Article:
Tag Archives: pinot noir

Just SOMME stuff I think about: Oregon

drouhinIt seems to me that Oregon Pinot Noir wines are becoming more and more popular everyday. Larger wine companies are taking interest and buying up properties that were once thought of as novelty. Foley Family Wines recently purchased the Four Graces Winery, following the in-roads that Kendall Jackson and Louis Jadot laid out with their recent purchases. And this got me thinking… what does anyone really know about the Willamette Valley in Oregon? The pioneers David Lett and Dick Erath blazed a trail and proved that amazing and long-lived wines could be made and grown there, but I doubt anyone really knows what any of this juice tastes like. One thing I’m always tasked with as a Sommelier, is telling people what different wines taste like in addition to what you should eat with them. So I am going to greatly generalize the Willamette Valley and the individual AVAs below, so that when confronted with a list you will be prepared to order a wine you love.

downloadDundee Hills:
Light ruby to cranberry in color with perfumed aromatics that will also include raspberry, black cherry and cola. The palate seems to have a sweet fruity core even though the wine is dry with spices, cola, earthiness and truffle.

Food Pairing: roasted porcini mushrooms and polenta

Sokol Blosser Dundee Hills Pinot Noir 2011

Yamhill-Carlton
Deep and dark ruby color with a rich, round mouth feel and silky tannins; this is a big wine. Big aromas of spices like anise or cloves then blackberries, blueberries, and roses. The palate will have the bramble fruit characteristics with espresso and clove developing into tobacco and cedar.

Food pairing: Roasted Duck Breast with berry glaze

Domaine Serene Yamhill Cuvee Pinot Noir 2011

Ribbon Ridge
The most age-worthy of all the wines but bordering on a rustic personality; this Pinot exhibits medium-plus to high acid, fine-grained tannins with a ton of earth and chocolate. What fruit you do find will be black cherries and plums.

Food Pairing: Chicken with Morels and Tarragon Cream Sauce

Bergstrom Silice Pinot Noir 2012

Chehalem Mountains
Due to high variance of soil and elevation this is a little harder to generalize but… they are either lighter and have a lot more red fruits like cherry and raspberry or dark cherries and dark plums. They all tend to have a lot earthy mushrooms and brown spices like allspice.

Food Pairing: Pasta with Mushroom Cream Sauce

Chehalem 3 Vineyard Pinot Noir 2012

Eola-Amity Hills
These are full-bodied Pinots yet very elegant and even feminine in nature. Bright red fruits like raspberry or cranberry with plums and dark cherries notably high in acid and minerality but with a good structure that brings balance. These wines tend to be the bright and fruity Pinots of the Willamette, with a spicy finish.

Food pairing: Cedar Planked Salmon

Evening Land Eola-Amity Hills Seven Springs Vineyard Pinot Noir 2011

McMinnville
These are the big boys on the block: the darkest in color and the most tannins, these wines tend to exhibit huge flavors of black fruits and earth. The fruits on the palate range from fig, cherry, mulberry, plum, olive or any combination thereof. The earthy components range from wet forest floor, mushrooms, truffles and dried leaves. Generally referred to as massive.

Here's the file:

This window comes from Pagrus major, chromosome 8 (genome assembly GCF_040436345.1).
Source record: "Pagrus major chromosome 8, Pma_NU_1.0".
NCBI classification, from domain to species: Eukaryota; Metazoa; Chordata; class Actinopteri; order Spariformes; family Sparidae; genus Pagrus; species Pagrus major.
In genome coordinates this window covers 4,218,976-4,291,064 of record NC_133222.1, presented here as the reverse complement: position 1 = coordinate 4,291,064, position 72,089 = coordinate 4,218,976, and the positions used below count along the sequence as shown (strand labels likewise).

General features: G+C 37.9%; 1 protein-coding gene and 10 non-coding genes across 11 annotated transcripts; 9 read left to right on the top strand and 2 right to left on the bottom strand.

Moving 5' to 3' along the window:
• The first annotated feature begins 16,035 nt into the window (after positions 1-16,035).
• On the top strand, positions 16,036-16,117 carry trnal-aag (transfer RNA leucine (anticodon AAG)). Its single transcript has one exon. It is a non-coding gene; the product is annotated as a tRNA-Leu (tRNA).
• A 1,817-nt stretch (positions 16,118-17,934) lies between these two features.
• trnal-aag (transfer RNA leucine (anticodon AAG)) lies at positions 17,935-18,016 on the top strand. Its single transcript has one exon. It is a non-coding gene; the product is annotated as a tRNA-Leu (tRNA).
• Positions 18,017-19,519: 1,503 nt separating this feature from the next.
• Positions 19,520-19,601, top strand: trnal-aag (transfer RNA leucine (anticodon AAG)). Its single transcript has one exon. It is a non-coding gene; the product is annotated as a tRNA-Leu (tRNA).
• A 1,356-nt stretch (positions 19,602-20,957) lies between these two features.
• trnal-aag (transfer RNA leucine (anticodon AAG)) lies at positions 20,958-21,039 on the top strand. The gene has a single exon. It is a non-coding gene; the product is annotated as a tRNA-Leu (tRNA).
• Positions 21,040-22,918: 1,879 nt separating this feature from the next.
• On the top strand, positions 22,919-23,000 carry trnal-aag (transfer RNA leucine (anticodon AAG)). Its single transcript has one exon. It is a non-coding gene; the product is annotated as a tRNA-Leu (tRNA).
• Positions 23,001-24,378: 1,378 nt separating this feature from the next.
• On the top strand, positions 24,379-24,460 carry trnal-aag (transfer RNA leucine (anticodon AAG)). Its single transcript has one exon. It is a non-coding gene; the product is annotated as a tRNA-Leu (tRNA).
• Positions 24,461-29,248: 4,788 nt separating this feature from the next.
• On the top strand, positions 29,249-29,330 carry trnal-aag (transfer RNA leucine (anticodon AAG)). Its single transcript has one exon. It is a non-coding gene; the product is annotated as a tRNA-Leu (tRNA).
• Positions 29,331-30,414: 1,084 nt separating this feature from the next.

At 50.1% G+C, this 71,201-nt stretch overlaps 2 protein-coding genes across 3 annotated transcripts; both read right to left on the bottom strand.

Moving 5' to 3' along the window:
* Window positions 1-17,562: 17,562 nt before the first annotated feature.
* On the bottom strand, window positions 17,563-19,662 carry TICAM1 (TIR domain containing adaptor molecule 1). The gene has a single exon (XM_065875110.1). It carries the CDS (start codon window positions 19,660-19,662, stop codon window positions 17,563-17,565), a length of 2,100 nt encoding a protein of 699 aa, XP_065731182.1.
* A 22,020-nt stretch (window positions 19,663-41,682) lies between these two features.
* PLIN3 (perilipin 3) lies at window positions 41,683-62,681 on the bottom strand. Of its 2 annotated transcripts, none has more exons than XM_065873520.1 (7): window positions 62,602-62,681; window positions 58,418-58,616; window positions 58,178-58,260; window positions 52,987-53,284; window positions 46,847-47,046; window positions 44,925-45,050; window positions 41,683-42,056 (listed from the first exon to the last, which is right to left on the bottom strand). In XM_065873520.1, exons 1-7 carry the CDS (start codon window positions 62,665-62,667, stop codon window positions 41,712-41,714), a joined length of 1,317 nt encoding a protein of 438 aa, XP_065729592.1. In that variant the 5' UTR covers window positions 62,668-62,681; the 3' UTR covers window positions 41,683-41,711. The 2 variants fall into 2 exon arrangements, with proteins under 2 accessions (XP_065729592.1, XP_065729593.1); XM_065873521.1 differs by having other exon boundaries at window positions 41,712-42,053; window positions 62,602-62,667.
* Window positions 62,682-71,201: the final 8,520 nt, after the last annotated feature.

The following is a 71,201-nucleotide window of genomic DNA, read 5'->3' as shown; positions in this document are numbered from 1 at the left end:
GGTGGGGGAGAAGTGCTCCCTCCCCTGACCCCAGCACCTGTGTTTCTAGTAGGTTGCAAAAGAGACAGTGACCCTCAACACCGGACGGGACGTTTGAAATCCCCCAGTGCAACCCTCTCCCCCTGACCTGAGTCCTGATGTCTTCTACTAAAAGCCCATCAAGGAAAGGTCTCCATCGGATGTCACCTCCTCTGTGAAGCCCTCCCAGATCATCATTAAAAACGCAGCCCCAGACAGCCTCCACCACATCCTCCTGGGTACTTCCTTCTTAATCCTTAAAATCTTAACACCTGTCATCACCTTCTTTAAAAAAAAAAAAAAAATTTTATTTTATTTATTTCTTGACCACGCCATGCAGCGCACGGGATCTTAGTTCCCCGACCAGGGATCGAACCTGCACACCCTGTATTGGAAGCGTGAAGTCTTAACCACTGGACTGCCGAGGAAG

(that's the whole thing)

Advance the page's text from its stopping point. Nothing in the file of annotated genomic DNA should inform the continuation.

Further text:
Food Pairing: Roasted Pork Loin with root vegetables

Brittan Basalt Block Pinot Noir 2010

Obviously, this doesn’t cover elevation, soil components or individual winemakers. Every wine is different from year to year, too. I only hope that this will serve as a rough guide to help you enjoy the world of Oregon Pinots from the Willamette Valley. Also: don’t forget the whites and Rosés!

 

 

From Burgundy with love: Appellation Bourgogne

PicMonkey Collage

To most lonely and dedicated wine souls, Burgundy is the greatest challenge of all. One taste of a Montrachet or Romanée-Conti and one is doomed for a life of endless searching, and the painful reality of never-enough-money to even sniff wine’s Holy Grail. Even village wines cost more money than most mortals can spend. So it comes down to this: rare, ultra-expensive wines are often difficult to pronounce and harder to locate, even if one has reconciled the cost of the wine. It is no wonder that so many consumers have been chilled out of this precious wine region. Yet Burgundy, well aware of this situation, has begun to market wines that we all can afford.

Bourgogne Chardonnay and Bourgogne Pinot Noir is now the ticket back into Burgundy and provide the world with not just delicious and affordable wines, but wines that can be found in the marketplace. Wine experts freely admit that Burgundy is the birthplace of quality Chardonnay and Pinot Noir. While both varietals (more chard than pinot) are widely grown throughout the world, history and research always begin here. Bourgogne is now the appellation that delivers the flavors of the varietals, as well as the characteristics of Burgundy at an affordable price.

Over the last 20 years, I have been most impressed with Bouchard Père et Fils and how their continued growth to make better and better wines. The current 2012 Bourgogne Chardonnay and 2012 Bourgogne Pinot Noir are excellent representatives of this category and of these varietals. One doesn’t always have to break the bank to enjoy the wines from this land that stretches from Dijon to Lyon. This pair of wines are from Burgundy with love.

The hunt for California’s Holy Grail

PicMonkey Collage